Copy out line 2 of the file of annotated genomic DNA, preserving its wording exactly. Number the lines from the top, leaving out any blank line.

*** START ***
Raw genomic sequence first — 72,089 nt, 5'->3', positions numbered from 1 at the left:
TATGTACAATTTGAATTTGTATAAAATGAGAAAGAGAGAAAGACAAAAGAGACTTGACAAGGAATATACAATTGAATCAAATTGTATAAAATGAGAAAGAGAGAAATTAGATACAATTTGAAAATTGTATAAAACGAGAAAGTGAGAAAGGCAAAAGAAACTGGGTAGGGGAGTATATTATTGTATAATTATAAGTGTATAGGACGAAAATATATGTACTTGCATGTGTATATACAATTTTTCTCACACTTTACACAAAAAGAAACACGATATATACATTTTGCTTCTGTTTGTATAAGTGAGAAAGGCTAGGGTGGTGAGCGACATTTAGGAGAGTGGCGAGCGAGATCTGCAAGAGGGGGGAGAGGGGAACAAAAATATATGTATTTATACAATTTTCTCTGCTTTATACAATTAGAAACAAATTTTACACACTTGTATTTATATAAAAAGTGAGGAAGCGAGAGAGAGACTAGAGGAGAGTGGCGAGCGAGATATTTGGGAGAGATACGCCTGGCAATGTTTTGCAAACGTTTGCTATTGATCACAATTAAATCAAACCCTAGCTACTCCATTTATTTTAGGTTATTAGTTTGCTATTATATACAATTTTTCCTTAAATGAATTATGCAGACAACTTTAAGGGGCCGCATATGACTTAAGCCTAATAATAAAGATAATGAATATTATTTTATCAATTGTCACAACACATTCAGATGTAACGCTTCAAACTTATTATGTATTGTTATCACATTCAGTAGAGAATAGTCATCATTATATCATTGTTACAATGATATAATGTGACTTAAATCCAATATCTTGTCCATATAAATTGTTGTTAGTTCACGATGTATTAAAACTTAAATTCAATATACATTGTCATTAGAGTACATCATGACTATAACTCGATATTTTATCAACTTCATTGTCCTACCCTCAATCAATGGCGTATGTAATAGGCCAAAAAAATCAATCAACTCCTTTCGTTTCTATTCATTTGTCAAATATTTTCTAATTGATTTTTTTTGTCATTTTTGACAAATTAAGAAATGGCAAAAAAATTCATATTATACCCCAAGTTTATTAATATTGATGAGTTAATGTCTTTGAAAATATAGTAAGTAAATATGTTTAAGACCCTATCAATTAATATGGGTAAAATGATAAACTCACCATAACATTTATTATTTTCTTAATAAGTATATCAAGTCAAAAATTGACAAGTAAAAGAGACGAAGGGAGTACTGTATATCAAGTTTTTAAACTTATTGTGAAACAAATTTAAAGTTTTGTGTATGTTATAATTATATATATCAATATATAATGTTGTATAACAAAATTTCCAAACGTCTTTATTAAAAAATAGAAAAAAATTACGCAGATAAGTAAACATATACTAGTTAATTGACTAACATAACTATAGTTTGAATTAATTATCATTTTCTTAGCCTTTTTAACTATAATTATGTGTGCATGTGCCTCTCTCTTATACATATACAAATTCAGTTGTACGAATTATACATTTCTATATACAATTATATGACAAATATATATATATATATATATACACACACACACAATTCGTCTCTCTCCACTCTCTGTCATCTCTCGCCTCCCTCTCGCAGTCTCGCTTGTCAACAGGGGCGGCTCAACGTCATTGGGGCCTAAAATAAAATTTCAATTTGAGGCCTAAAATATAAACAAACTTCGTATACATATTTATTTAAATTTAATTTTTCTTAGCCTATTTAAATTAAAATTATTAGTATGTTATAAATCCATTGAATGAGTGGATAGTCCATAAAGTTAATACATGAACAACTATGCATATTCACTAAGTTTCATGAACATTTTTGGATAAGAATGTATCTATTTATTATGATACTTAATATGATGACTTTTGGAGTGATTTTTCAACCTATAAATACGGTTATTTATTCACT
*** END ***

TATGTACAATTTGAATTTGTATAAAATGAGAAAGAGAGAAAGACAAAAGAGACTTGACAAGGAATATACAATTGAATCAAATTGTATAAAATGAGAAAGAGAGAAATTAGATACAATTTGAAAATTGTATAAAACGAGAAAGTGAGAAAGGCAAAAGAAACTGGGTAGGGGAGTATATTATTGTATAATTATAAGTGTATAGGACGAAAATATATGTACTTGCATGTGTATATACAATTTTTCTCACACTTTACACAAAAAGAAACACGATATATACATTTTGCTTCTGTTTGTATAAGTGAGAAAGGCTAGGGTGGTGAGCGACATTTAGGAGAGTGGCGAGCGAGATCTGCAAGAGGGGGGAGAGGGGAACAAAAATATATGTATTTATACAATTTTCTCTGCTTTATACAATTAGAAACAAATTTTACACACTTGTATTTATATAAAAAGTGAGGAAGCGAGAGAGAGACTAGAGGAGAGTGGCGAGCGAGATATTTGGGAGAGATACGCCTGGCAATGTTTTGCAAACGTTTGCTATTGATCACAATTAAATCAAACCCTAGCTACTCCATTTATTTTAGGTTATTAGTTTGCTATTATATACAATTTTTCCTTAAATGAATTATGCAGACAACTTTAAGGGGCCGCATATGACTTAAGCCTAATAATAAAGATAATGAATATTATTTTATCAATTGTCACAACACATTCAGATGTAACGCTTCAAACTTATTATGTATTGTTATCACATTCAGTAGAGAATAGTCATCATTATATCATTGTTACAATGATATAATGTGACTTAAATCCAATATCTTGTCCATATAAATTGTTGTTAGTTCACGATGTATTAAAACTTAAATTCAATATACATTGTCATTAGAGTACATCATGACTATAACTCGATATTTTATCAACTTCATTGTCCTACCCTCAATCAATGGCGTATGTAATAGGCCAAAAAAATCAATCAACTCCTTTCGTTTCTATTCATTTGTCAAATATTTTCTAATTGATTTTTTTTGTCATTTTTGACAAATTAAGAAATGGCAAAAAAATTCATATTATACCCCAAGTTTATTAATATTGATGAGTTAATGTCTTTGAAAATATAGTAAGTAAATATGTTTAAGACCCTATCAATTAATATGGGTAAAATGATAAACTCACCATAACATTTATTATTTTCTTAATAAGTATATCAAGTCAAAAATTGACAAGTAAAAGAGACGAAGGGAGTACTGTATATCAAGTTTTTAAACTTATTGTGAAACAAATTTAAAGTTTTGTGTATGTTATAATTATATATATCAATATATAATGTTGTATAACAAAATTTCCAAACGTCTTTATTAAAAAATAGAAAAAAATTACGCAGATAAGTAAACATATACTAGTTAATTGACTAACATAACTATAGTTTGAATTAATTATCATTTTCTTAGCCTTTTTAACTATAATTATGTGTGCATGTGCCTCTCTCTTATACATATACAAATTCAGTTGTACGAATTATACATTTCTATATACAATTATATGACAAATATATATATATATATATATACACACACACACAATTCGTCTCTCTCCACTCTCTGTCATCTCTCGCCTCCCTCTCGCAGTCTCGCTTGTCAACAGGGGCGGCTCAACGTCATTGGGGCCTAAAATAAAATTTCAATTTGAGGCCTAAAATATAAACAAACTTCGTATACATATTTATTTAAATTTAATTTTTCTTAGCCTATTTAAATTAAAATTATTAGTATGTTATAAATCCATTGAATGAGTGGATAGTCCATAAAGTTAATACATGAACAACTATGCATATTCACTAAGTTTCATGAACATTTTTGGATAAGAATGTATCTATTTATTATGATACTTAATATGATGACTTTTGGAGTGATTTTTCAACCTATAAATACGGTTATTTATTCACT